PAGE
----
A BET-CBS News poll earlier this month questioning 986 black adults on their feelings about Kerry and Bush found the Massachusetts senator on shaky ground. Twice as many people expressed satisfaction or ambivalence about Kerry as professed to be enthusiastic about him. Passions ran higher on Bush: 83 percent described feeling angry or dissatisfied with the president.

It was Clinton's approachable personal story - born into a working-class, Southern, single-parent household - that prompted Nobel-prize winning novelist Toni Morrison to dub him America's "first black president," in a controversial 1998 New Yorker essay. Clinton, she said, was "blacker than any actual black person who could ever be elected in our children's lifetime."


And blacks rewarded Clinton at the polls in 1992 with 82 percent of their votes cast. Four years later, his black voter base grew. Al Gore, running for president in 2000, won more than 90 percent of the black vote.

The Massachusetts senator's history - rooted in a Boston Brahmin family - is day to Clinton's night and so is his style, prompting the knock that John Kerry is too rich, too aristocratic, too Catholic, too New England and too Ivy League for black voters to identify with and get excited about.

Party regulars insist that what he lacks in bully-pulpit fire, Kerry more than makes up in a commitment to issues black voters care about: jobs, the economy, health, military benefits and education. And they're determined to keep the focus on what Kerry would do for America, rather than his background.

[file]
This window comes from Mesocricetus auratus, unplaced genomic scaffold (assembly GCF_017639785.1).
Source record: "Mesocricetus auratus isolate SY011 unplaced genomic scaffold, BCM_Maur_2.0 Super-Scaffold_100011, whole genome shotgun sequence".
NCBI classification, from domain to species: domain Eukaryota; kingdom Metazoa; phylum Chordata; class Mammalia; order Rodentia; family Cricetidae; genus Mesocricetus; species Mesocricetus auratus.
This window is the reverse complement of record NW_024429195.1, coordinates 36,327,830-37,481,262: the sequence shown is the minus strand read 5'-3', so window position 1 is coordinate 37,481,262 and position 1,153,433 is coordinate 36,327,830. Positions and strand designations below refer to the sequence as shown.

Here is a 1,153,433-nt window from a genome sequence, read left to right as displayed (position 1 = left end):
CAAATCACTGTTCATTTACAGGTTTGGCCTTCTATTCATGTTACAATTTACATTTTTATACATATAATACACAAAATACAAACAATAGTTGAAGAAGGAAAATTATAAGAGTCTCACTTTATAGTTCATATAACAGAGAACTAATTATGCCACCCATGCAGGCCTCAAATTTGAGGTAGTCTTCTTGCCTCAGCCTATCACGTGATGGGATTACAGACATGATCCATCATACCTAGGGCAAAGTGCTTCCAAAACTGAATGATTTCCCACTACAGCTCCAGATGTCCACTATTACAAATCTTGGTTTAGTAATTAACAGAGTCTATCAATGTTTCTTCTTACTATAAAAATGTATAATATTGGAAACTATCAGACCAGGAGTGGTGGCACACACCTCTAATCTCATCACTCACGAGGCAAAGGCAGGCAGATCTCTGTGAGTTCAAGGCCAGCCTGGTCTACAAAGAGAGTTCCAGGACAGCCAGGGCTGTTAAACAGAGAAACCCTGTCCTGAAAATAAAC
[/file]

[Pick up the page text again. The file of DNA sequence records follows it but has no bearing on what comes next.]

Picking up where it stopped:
"I think that African-Americans basically need to ask themselves a simple question: Do they think their dreams and aspirations will be best served by this president? That's the fundamental question they - and all voters - have to ask," said Washington Gov. Gary Locke, a member of the national steering committee for Kerry's campaign and the first Asian-American governor in the continental United States.

NAACP President Kweisi Mfume noted in floor remarks last night that Bush refused an invitation to address his organization's convention in Philadelphia earlier this month, an invitation Kerry accepted. Bush took the podium at the National Urban League's convention last week in Detroit instead, using the occasion to rebuke the Democratic Party for allegedly taking the black vote for granted.

Political strategist Donna Brazile, Gore's former campaign manager, tersely dismissed the president's allegation. "How dare you question my party's commitment to the African-American community?" Brazile, who ran Gore's 2000 presidential campaign, told Marylanders at a delegation breakfast.


'It's more about Bush'

Obama said most African-Americans are mindful that the GOP has little to offer them.

"The Republican Party offers African-American voters the familiar laissez-faire argument: If we just dismantle government, you will be better off. The less we do, the better we're off. That's not connecting with the African-American vote," he said.

"Bill Clinton just had the knack and it's hard to find a person whose style is comfortable with almost everyone," added Martha Dixon, a delegate from the swing state of Arkansas. "But I do think that John Kerry is getting the message out to black voters that he has the right ideas about what to do about Iraq and the economy," said Dixon, who designed presidential and state house gala gowns for Hillary Rodham Clinton.

The crucial question is whether black voters can be sufficiently motivated to go to the polls, said Walters, the College Park professor. "What's happening here is it's not about Kerry; it's more about Bush," he said. "But in the end, it's the votes cast that matter, not the reason."